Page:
Ang mahigit sa sansiglo ay waring walang anuman.

Naririto pa rin
ang mga maharlikang nagnanais na maging alipin
na humiklas sa iyong hininga.
(Magugunitang matapos ang kanilang kataksilan
sa Bundok Buntis, Maragondon
ay pinilas-pilas nila ang "Katapusang Hibik ng Pilipinas"
at pinalitan ito ng Kasunduan ng Biak na Bato.)

Sila'y naririto pa rin, Bonifacio:
naghahari pa rin sa ating lupaing
nakasanla pa rin pati kaluluwa.

Sa Biak na Bato,
apatnaraang libong piso ang naging kabayaran
upang ideklara ni Aguinaldo
na bandera ng mga bandolero, bandido't ladron
ang watawat ng mga Anak ng Bayan
at kanyang saluduhan
ang bandila ng Espanya.
Tumalilis siya patungong Hong Kong
bitbit ang magkapatid na Paterno
at iba pang "kapatid ni Cain."

Subalit sinuyo sila ng Estados Unidos
na noo'y kaaway na mortal ng Espanya
at inalok ng tulong sa pakikidigma,
at sila'y bumalik sa Pilipinas
upang muling magtimon sa Himagsikang
ipinagbili nila pati dangal sa Biak na Bato.
Sa Kawit, kanila pang
ipinagsigawan ang "kasarinlan" ng Pilipinas
na nasa mapagkandili diumanong kamay
ng "Dakila't Makataong Bansang
Hilagang Amerikano."

Ngunit ang kasarinlang natamo
ay "tanikalang ginto" lamang pala
at doon sa mga larangan,
muling umalingawngaw ang mga putok ng baril.

Sa muling nagbangong Himagsikan,
dumanak ang dugo ni Luna --
sa kamay ng sariling mga kababayan,
mga tauhan ni Aguinaldo --
matapos ang kanyang pagsigaw ng:
"Mabuhay ang kasarinlan!
Kamatayan sa awtonomiya!"

sa hanay ng Rebolusyonaryong Pamahalaan,
ikinalat ang kamandag ng kabulaanan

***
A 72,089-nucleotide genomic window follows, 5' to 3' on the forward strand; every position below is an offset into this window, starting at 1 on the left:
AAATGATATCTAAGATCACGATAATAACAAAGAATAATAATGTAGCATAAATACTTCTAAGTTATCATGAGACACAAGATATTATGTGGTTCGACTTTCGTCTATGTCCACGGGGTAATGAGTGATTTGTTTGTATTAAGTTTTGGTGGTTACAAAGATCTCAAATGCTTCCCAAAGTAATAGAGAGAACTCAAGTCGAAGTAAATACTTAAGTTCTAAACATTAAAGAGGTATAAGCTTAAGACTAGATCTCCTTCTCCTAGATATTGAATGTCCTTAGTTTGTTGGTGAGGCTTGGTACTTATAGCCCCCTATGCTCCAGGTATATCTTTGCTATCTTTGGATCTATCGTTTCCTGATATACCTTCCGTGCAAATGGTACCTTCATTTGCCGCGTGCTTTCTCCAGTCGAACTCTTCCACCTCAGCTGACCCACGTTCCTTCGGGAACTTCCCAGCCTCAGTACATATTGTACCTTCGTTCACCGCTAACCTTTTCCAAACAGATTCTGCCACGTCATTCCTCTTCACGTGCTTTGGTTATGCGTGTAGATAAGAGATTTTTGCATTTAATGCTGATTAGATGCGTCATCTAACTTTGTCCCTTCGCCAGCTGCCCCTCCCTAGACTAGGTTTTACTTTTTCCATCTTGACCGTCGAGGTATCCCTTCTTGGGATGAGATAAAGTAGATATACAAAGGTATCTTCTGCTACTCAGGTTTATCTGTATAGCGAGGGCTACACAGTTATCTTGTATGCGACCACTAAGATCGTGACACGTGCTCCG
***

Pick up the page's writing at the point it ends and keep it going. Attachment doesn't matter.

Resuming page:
laban kay Mabini.
At siya'y nagbitiw sa tungkulin.

Bonifacio, batid nating si Mabini
ay mortal na kalaban ng pananakop --
kagaya ni Luna.

Habang tinutugis palang parang daga
ng mga puwersa ni Funston si Aguinaldo,
naglalaro na sa kanyang isip
ang muling pakikipagsapakat
sa mga kaaway ng kasarinlang
dinilig ng dugo ng ating mga tunay na kapatid.
Matapos na madakip ni Funston,
agad na sumaludo si Aguinaldo
sa bandila ng Estados Unidos
at muli niyang dinurhan sa mukha
ang mga manghihimagsik na Anak ng Bayan --
kabilang na si Sakay,
na sa malao't madali'y ipagkakanulo sa bitayan
ng mga pumatid sa iyong paghinga.

At hindi matatapos doon
ang kanilang pang-aagaw ng tagumpay
at pagkakanulo sa pakikibaka.

Sa Pambansang Asambleyang natayo,
nagputakang parang mga manok
ang mga Quezon at Roxas
at sila'y nag-unahang parang mga daga pa-Washington
gayong ang hangad lamang nila kapwa
ay kasarinlang gumagapang
at inaalalayan ng Amerika.

Bonifacio, ang mga kapatid din ni Aguinaldo
ang kumilala sa "karapatan" ng Hapon
na gapusin ang Pilipinas
at paulit-ulit na bayuhin ng puluhan ng baril
ang humpak na tiyan ng ating mga kapatid.

Sila rin ang yumakap nang buong higpit
sa "kasarinlang" nagbigay ng pagkakataon sa Amerika
na lamuning tuloy-tuloy ang ginto't bulaklak
ng lupaing Pilipinas --
kasarinlang "lukob ng dayong bandila,"
kung saan ang Pilipinas
ay patuloy na nakasanla pati kaluluwa.
At ito'y pagyakap na kasama pati mga hita't binti.

Sila ang unang pumalakpak
nang iladlad ni Marcos ang tabing ng karimlang marahas
at sa EDSA,
nang masunog sa poot ng taumbayan ang tabing,
mabilis pa sa kidlat
na hinablot nila ang watawat ng pakikitalad
na taumbayan ang siya namang talagang tumatangan
at walang kahihiyang sila ang nagwagayway nito.

Gayundin ang ginawa nila
nang sa pangalawang pagkakataon --
labing-apat na taon matapos mapalayas si Marcos --
ay maging tagpuan ng poot at pag-asa ang EDSA.
nalaglag kapwa ang mga maskara nina Estrada't Arroyo
at napatunayang iisa lang pala ang kanilang mga mukha.

Ginawa nila ang lahat nito